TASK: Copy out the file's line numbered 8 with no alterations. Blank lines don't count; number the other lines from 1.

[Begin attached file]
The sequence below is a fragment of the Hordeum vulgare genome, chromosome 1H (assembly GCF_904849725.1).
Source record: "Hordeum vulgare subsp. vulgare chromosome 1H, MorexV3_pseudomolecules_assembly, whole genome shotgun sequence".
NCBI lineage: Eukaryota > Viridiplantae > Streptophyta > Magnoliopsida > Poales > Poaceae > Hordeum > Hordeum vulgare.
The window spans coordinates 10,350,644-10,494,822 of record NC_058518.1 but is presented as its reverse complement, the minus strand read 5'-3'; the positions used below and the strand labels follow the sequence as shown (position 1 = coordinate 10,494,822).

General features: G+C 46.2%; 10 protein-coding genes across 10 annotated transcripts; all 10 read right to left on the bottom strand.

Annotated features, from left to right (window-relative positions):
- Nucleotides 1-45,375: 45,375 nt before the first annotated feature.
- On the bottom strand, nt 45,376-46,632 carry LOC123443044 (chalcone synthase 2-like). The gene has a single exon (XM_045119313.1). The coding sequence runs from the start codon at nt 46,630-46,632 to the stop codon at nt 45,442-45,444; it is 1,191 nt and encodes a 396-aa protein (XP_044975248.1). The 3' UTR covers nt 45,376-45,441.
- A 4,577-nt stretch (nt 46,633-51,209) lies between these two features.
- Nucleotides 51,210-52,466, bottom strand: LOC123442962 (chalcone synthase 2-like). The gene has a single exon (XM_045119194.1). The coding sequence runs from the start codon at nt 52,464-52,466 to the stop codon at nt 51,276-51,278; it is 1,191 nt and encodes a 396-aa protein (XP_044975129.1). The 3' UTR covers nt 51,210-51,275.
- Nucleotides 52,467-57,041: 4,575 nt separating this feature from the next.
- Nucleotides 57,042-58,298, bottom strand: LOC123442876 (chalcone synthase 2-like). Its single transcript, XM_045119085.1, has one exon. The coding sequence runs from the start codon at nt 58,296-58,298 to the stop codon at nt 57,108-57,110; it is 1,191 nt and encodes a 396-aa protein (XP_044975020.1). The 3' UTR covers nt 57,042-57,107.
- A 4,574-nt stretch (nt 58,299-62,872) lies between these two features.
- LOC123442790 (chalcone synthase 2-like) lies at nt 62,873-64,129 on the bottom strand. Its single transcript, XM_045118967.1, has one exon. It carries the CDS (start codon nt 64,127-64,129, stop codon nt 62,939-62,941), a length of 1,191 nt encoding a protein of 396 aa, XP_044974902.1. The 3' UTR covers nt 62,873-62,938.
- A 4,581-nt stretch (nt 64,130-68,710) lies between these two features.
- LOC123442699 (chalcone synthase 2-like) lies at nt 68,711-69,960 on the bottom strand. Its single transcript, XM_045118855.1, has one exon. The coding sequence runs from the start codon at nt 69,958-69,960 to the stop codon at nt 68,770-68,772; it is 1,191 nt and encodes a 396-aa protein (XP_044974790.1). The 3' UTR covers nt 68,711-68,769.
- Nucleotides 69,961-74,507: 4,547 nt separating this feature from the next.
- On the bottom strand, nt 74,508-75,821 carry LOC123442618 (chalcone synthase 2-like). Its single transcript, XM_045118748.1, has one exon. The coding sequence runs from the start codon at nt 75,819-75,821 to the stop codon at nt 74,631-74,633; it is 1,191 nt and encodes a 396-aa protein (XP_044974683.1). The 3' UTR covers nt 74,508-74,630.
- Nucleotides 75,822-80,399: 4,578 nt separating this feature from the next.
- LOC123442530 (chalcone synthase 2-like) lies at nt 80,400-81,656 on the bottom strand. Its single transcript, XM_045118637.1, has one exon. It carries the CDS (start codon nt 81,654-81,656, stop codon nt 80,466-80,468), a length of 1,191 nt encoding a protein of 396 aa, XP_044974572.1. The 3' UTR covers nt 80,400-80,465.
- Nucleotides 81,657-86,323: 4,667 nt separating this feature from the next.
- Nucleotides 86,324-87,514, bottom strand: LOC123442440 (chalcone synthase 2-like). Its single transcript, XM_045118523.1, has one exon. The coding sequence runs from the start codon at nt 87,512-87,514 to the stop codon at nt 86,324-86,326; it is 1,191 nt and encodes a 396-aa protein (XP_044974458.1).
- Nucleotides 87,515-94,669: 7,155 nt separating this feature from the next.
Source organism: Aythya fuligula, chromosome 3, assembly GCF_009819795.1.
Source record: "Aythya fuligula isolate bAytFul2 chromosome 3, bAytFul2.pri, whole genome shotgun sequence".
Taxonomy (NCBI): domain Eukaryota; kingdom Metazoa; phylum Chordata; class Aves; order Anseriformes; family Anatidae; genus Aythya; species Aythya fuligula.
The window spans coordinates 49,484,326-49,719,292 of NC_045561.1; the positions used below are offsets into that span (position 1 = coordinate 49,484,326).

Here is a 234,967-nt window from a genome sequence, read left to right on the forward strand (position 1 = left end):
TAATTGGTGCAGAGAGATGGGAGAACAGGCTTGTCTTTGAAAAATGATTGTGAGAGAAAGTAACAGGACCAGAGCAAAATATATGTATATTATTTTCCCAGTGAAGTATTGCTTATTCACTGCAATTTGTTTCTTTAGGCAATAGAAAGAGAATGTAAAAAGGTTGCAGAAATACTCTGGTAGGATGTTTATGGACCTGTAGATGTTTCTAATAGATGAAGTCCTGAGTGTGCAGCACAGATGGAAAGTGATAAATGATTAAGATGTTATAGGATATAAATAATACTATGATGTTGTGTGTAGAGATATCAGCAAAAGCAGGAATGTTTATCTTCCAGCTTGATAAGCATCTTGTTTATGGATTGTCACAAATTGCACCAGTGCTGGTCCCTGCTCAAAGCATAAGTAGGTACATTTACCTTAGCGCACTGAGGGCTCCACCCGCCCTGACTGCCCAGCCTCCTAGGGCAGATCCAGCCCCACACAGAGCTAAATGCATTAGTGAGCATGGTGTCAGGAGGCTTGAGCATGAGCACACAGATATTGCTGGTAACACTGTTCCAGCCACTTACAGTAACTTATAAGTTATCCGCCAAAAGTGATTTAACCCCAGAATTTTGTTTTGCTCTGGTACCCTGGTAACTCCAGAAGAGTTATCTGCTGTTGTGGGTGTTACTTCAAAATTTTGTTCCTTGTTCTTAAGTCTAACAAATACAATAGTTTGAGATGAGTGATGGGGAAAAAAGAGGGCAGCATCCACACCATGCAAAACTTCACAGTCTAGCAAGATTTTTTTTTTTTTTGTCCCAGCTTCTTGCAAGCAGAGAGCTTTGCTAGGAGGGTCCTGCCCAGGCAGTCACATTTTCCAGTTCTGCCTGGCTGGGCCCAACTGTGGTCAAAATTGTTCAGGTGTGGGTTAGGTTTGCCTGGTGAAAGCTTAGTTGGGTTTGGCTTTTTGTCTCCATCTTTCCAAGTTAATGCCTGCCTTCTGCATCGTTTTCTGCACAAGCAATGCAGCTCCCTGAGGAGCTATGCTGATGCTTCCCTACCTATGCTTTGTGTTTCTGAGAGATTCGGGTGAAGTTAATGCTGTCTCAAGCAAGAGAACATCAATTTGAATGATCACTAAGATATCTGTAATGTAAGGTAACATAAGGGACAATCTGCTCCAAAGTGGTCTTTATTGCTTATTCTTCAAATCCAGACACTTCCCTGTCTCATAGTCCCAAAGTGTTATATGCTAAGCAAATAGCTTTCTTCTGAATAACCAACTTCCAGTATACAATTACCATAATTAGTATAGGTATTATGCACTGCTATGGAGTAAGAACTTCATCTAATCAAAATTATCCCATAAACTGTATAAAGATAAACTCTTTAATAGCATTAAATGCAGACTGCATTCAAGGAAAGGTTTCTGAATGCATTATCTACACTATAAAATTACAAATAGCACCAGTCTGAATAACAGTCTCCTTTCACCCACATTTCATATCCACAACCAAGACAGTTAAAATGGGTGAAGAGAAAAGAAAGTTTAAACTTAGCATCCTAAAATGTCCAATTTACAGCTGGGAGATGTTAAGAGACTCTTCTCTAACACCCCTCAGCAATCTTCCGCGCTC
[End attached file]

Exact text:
- On the bottom strand, nt 45,376-46,632 carry LOC123443044 (chalcone synthase 2-like). The gene has a single exon (XM_045119313.1). The coding sequence runs from the start codon at nt 46,630-46,632 to the stop codon at nt 45,442-45,444; it is 1,191 nt and encodes a 396-aa protein (XP_044975248.1). The 3' UTR covers nt 45,376-45,441.